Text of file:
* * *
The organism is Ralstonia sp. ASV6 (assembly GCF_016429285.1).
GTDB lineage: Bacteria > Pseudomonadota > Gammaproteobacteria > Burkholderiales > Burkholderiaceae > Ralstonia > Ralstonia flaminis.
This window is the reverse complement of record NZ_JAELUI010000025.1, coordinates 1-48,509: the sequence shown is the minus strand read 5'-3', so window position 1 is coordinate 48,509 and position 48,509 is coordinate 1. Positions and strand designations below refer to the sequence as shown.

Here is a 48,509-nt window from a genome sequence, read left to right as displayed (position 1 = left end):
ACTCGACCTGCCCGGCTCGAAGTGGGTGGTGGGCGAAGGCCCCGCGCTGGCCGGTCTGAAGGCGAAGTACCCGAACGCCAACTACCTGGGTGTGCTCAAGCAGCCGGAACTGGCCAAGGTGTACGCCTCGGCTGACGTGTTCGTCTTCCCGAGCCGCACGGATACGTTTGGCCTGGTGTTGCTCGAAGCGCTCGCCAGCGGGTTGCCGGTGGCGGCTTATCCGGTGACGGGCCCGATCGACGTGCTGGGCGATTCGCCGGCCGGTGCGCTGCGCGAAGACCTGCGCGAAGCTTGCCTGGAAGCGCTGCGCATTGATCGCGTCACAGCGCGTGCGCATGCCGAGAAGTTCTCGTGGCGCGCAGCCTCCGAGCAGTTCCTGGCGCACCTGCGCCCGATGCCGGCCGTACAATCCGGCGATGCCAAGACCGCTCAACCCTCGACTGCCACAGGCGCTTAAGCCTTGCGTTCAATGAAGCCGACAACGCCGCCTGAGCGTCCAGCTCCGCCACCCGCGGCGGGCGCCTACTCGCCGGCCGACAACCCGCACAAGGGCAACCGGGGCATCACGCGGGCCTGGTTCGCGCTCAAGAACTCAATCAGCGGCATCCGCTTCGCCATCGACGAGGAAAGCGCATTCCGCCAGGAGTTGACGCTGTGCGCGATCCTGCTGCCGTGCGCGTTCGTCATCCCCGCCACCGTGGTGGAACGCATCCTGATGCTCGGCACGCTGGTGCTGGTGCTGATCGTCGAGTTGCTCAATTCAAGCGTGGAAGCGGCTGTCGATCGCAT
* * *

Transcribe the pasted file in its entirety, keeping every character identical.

The organism is Ralstonia sp. ASV6 (assembly GCF_016429285.1).
GTDB lineage: Bacteria > Pseudomonadota > Gammaproteobacteria > Burkholderiales > Burkholderiaceae > Ralstonia > Ralstonia flaminis.
This window is the reverse complement of record NZ_JAELUI010000025.1, coordinates 1-48,509: the sequence shown is the minus strand read 5'-3', so window position 1 is coordinate 48,509 and position 48,509 is coordinate 1. Positions and strand designations below refer to the sequence as shown.

Here is a 48,509-nt window from a genome sequence, read left to right as displayed (position 1 = left end):
ACTCGACCTGCCCGGCTCGAAGTGGGTGGTGGGCGAAGGCCCCGCGCTGGCCGGTCTGAAGGCGAAGTACCCGAACGCCAACTACCTGGGTGTGCTCAAGCAGCCGGAACTGGCCAAGGTGTACGCCTCGGCTGACGTGTTCGTCTTCCCGAGCCGCACGGATACGTTTGGCCTGGTGTTGCTCGAAGCGCTCGCCAGCGGGTTGCCGGTGGCGGCTTATCCGGTGACGGGCCCGATCGACGTGCTGGGCGATTCGCCGGCCGGTGCGCTGCGCGAAGACCTGCGCGAAGCTTGCCTGGAAGCGCTGCGCATTGATCGCGTCACAGCGCGTGCGCATGCCGAGAAGTTCTCGTGGCGCGCAGCCTCCGAGCAGTTCCTGGCGCACCTGCGCCCGATGCCGGCCGTACAATCCGGCGATGCCAAGACCGCTCAACCCTCGACTGCCACAGGCGCTTAAGCCTTGCGTTCAATGAAGCCGACAACGCCGCCTGAGCGTCCAGCTCCGCCACCCGCGGCGGGCGCCTACTCGCCGGCCGACAACCCGCACAAGGGCAACCGGGGCATCACGCGGGCCTGGTTCGCGCTCAAGAACTCAATCAGCGGCATCCGCTTCGCCATCGACGAGGAAAGCGCATTCCGCCAGGAGTTGACGCTGTGCGCGATCCTGCTGCCGTGCGCGTTCGTCATCCCCGCCACCGTGGTGGAACGCATCCTGATGCTCGGCACGCTGGTGCTGGTGCTGATCGTCGAGTTGCTCAATTCAAGCGTGGAAGCGGCTGTCGATCGCAT